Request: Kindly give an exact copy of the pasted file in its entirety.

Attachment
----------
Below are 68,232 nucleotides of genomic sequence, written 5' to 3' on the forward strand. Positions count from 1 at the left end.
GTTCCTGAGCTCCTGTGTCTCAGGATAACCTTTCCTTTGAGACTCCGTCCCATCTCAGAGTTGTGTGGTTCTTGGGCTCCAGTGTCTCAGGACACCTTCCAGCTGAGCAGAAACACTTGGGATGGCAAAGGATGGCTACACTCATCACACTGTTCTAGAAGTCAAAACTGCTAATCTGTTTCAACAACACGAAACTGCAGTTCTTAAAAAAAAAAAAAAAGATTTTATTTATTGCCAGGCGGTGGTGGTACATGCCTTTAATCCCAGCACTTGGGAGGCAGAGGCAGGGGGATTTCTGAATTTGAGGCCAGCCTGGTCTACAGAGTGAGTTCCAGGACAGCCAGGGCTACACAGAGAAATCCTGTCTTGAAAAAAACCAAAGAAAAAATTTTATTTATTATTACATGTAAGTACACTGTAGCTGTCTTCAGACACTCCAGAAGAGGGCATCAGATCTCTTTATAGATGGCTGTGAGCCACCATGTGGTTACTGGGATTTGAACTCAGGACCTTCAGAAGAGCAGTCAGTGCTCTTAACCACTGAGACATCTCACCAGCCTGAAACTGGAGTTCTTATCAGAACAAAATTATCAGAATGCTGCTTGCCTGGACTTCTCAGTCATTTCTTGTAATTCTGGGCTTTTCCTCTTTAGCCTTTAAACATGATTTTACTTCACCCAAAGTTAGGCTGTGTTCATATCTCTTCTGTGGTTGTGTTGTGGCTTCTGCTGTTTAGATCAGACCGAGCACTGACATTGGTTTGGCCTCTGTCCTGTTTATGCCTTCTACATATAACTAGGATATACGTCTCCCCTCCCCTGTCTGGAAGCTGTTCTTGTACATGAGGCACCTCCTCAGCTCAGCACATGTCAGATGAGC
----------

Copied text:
Below are 68,232 nucleotides of genomic sequence, written 5' to 3' on the forward strand. Positions count from 1 at the left end.
GTTCCTGAGCTCCTGTGTCTCAGGATAACCTTTCCTTTGAGACTCCGTCCCATCTCAGAGTTGTGTGGTTCTTGGGCTCCAGTGTCTCAGGACACCTTCCAGCTGAGCAGAAACACTTGGGATGGCAAAGGATGGCTACACTCATCACACTGTTCTAGAAGTCAAAACTGCTAATCTGTTTCAACAACACGAAACTGCAGTTCTTAAAAAAAAAAAAAAAGATTTTATTTATTGCCAGGCGGTGGTGGTACATGCCTTTAATCCCAGCACTTGGGAGGCAGAGGCAGGGGGATTTCTGAATTTGAGGCCAGCCTGGTCTACAGAGTGAGTTCCAGGACAGCCAGGGCTACACAGAGAAATCCTGTCTTGAAAAAAACCAAAGAAAAAATTTTATTTATTATTACATGTAAGTACACTGTAGCTGTCTTCAGACACTCCAGAAGAGGGCATCAGATCTCTTTATAGATGGCTGTGAGCCACCATGTGGTTACTGGGATTTGAACTCAGGACCTTCAGAAGAGCAGTCAGTGCTCTTAACCACTGAGACATCTCACCAGCCTGAAACTGGAGTTCTTATCAGAACAAAATTATCAGAATGCTGCTTGCCTGGACTTCTCAGTCATTTCTTGTAATTCTGGGCTTTTCCTCTTTAGCCTTTAAACATGATTTTACTTCACCCAAAGTTAGGCTGTGTTCATATCTCTTCTGTGGTTGTGTTGTGGCTTCTGCTGTTTAGATCAGACCGAGCACTGACATTGGTTTGGCCTCTGTCCTGTTTATGCCTTCTACATATAACTAGGATATACGTCTCCCCTCCCCTGTCTGGAAGCTGTTCTTGTACATGAGGCACCTCCTCAGCTCAGCACATGTCAGATGAGC